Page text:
“The Death of Bees” by Lisa O’Donnell


Wikipedia tells us both that this is the author’s debut novel (published in 2013), also that it won the 2013 Commonwealth Book Prize.

The story is told through multiple viewpoints, and focuses on how the death of two drug addicts affects their daughters Marnie and Nelly and the people around them. On discovering the dead bodies of their parents, the two sisters decide against reporting the deaths to the police (and so bringing in Social Services) so instead bury the bodies themselves – rather inexpertly, as it later turns out. The sisters’ lies are initially believed but the truth is uncovered by their elderly neighbour, who takes them in and attempts to care for them. Despite his kindness, the two girls are haunted by the ghosts of their past whilst the precarious balance of the present is threatened by a long-lost grandfather.

We read this in May 2016, when eight members attended the meeting. Opinions were divided between those who thought it was an ultimately unsatisfying beach read and those who enjoyed it. Criticisms were that the story was unrealistic and badly researched, also that Nelly was completely unbelievable. Those making more favourable comments said that it was an enjoyable, even hilarious page-turner.

Bill missed the meeting but emailed some thoughts and bee-related puns:

I’ll be unable to join you tonight: you won’t have me droning on, then. I enjoyed the book, but found the theme a bit repetitive after the initial sting. The normal low-life stereotypes (why are drug addicts always depicted as wasters: most drugs are used by the middle classes, just as they use alcohol) had some redeeming qualities here, and out of the chaos and grit of the girls lives there flowed a little honey. I found no humour in the novel, apart from the way Nelly spoke, and thought, like a character from a Bette Davies movie – her favourite. Nelly was an endearing 12 year-old, and I felt very fond of her. The sisters’ relationship formed the strength of the book.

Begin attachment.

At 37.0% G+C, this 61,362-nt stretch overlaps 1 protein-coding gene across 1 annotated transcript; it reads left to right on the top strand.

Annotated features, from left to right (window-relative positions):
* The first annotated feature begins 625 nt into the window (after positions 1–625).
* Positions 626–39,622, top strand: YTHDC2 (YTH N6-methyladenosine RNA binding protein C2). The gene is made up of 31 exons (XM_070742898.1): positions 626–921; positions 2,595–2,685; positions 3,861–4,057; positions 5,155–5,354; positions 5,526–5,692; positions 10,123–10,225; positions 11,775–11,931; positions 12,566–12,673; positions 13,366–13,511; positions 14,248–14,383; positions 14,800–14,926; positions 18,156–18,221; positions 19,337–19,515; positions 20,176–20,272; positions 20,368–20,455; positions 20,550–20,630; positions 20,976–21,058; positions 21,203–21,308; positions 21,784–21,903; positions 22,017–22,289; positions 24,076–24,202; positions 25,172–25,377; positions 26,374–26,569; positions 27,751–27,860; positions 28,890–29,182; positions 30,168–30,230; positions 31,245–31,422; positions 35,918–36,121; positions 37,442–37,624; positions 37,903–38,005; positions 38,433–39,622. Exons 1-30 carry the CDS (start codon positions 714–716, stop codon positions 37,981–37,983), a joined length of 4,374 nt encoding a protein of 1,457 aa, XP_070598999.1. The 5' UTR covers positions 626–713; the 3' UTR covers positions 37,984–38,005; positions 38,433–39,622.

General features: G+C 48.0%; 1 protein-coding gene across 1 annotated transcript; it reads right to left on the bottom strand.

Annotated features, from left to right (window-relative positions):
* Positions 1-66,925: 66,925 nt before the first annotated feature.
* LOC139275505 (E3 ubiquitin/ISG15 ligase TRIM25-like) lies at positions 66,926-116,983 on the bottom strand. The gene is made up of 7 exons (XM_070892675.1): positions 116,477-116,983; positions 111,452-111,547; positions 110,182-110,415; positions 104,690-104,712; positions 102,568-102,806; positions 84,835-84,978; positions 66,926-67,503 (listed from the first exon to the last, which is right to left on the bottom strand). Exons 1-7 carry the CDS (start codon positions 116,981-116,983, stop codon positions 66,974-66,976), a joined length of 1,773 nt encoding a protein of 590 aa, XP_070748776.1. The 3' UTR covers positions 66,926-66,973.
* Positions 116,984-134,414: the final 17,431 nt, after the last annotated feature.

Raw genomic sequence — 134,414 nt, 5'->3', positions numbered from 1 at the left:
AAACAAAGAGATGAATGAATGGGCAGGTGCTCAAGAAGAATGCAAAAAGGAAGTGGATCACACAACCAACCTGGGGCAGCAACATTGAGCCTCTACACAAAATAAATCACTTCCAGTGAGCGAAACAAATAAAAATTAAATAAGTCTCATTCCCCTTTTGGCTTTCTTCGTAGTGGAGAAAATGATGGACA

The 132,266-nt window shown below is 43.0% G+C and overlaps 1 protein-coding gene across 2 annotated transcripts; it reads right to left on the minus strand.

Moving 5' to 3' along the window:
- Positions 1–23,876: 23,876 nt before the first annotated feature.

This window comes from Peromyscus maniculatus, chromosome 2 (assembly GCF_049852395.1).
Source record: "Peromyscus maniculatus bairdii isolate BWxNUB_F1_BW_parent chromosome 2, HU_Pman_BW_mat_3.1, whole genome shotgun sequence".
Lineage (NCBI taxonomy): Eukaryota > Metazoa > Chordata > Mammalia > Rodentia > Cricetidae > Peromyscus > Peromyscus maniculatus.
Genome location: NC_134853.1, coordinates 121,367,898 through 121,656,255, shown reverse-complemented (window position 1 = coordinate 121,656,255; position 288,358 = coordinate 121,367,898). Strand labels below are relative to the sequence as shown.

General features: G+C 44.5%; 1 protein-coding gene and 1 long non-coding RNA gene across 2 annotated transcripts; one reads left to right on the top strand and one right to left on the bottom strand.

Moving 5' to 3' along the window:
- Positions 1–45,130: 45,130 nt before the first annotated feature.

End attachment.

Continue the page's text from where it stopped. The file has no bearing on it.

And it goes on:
Scores from eleven of our readers ranged widely, from 3 up to 9, giving an average of 5.8.
Malcolm was interested in the title, wondering if the “death of bees” referred in any way to the environmental idea that because humankind depends so much on insects for pollination, if bees died out then we would all be doomed. But if this is the author’s intention, do the “bees” refer to the dead parents or is it a broader reference to the breakdown in the society within which the two girls live?
None of our other readers had found any such depth, however it seems that the author did intend a metaphor:
The Bees are Izzy and Gene. On page 16 Nelly becomes frantic about the bees on account of the crazy sales woman, but it’s not about the bees really, it’s about what they’ve planted in the garden. Eventually Marnie articulates her own frustration and says “I don’t know a fucking thing about the honey bees so stop asking” Marnie says “She stopped then, hasn’t mentioned the bees since, not one word, but I know she still thinks about them.” Meaning Gene and Izzy.



Leave a comment

Leave a Reply

Please log in using one of these methods to post your comment:

WordPress.com Logo

You are commenting using your WordPress.com account. Log Out /  Change )

Google+ photo

You are commenting using your Google+ account. Log Out /  Change )

Twitter picture

You are commenting using your Twitter account. Log Out /  Change )

Facebook photo

You are commenting using your Facebook account. Log Out /  Change )


Connecting to %s

%d bloggers like this: